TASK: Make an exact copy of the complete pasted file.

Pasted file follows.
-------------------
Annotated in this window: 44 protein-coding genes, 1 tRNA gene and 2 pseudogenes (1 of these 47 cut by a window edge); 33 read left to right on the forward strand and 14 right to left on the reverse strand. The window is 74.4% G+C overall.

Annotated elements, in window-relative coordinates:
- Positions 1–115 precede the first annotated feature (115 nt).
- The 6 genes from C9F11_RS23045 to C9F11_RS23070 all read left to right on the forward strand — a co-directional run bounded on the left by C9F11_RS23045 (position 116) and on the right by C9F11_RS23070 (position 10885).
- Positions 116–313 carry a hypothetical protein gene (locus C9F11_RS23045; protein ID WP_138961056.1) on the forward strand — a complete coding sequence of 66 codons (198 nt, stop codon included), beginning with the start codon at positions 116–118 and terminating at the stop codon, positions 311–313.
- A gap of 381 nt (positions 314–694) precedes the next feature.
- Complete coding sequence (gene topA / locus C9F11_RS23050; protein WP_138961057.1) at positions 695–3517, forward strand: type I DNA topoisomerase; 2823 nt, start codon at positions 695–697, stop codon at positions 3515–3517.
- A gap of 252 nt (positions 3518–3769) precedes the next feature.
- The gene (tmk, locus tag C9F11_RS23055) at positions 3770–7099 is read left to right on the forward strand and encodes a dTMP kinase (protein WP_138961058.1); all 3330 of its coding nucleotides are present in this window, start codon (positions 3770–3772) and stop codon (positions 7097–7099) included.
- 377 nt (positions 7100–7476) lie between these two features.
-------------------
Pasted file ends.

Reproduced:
Annotated in this window: 44 protein-coding genes, 1 tRNA gene and 2 pseudogenes (1 of these 47 cut by a window edge); 33 read left to right on the forward strand and 14 right to left on the reverse strand. The window is 74.4% G+C overall.

Annotated elements, in window-relative coordinates:
- Positions 1–115 precede the first annotated feature (115 nt).
- The 6 genes from C9F11_RS23045 to C9F11_RS23070 all read left to right on the forward strand — a co-directional run bounded on the left by C9F11_RS23045 (position 116) and on the right by C9F11_RS23070 (position 10885).
- Positions 116–313 carry a hypothetical protein gene (locus C9F11_RS23045; protein ID WP_138961056.1) on the forward strand — a complete coding sequence of 66 codons (198 nt, stop codon included), beginning with the start codon at positions 116–118 and terminating at the stop codon, positions 311–313.
- A gap of 381 nt (positions 314–694) precedes the next feature.
- Complete coding sequence (gene topA / locus C9F11_RS23050; protein WP_138961057.1) at positions 695–3517, forward strand: type I DNA topoisomerase; 2823 nt, start codon at positions 695–697, stop codon at positions 3515–3517.
- A gap of 252 nt (positions 3518–3769) precedes the next feature.
- The gene (tmk, locus tag C9F11_RS23055) at positions 3770–7099 is read left to right on the forward strand and encodes a dTMP kinase (protein WP_138961058.1); all 3330 of its coding nucleotides are present in this window, start codon (positions 3770–3772) and stop codon (positions 7097–7099) included.
- 377 nt (positions 7100–7476) lie between these two features.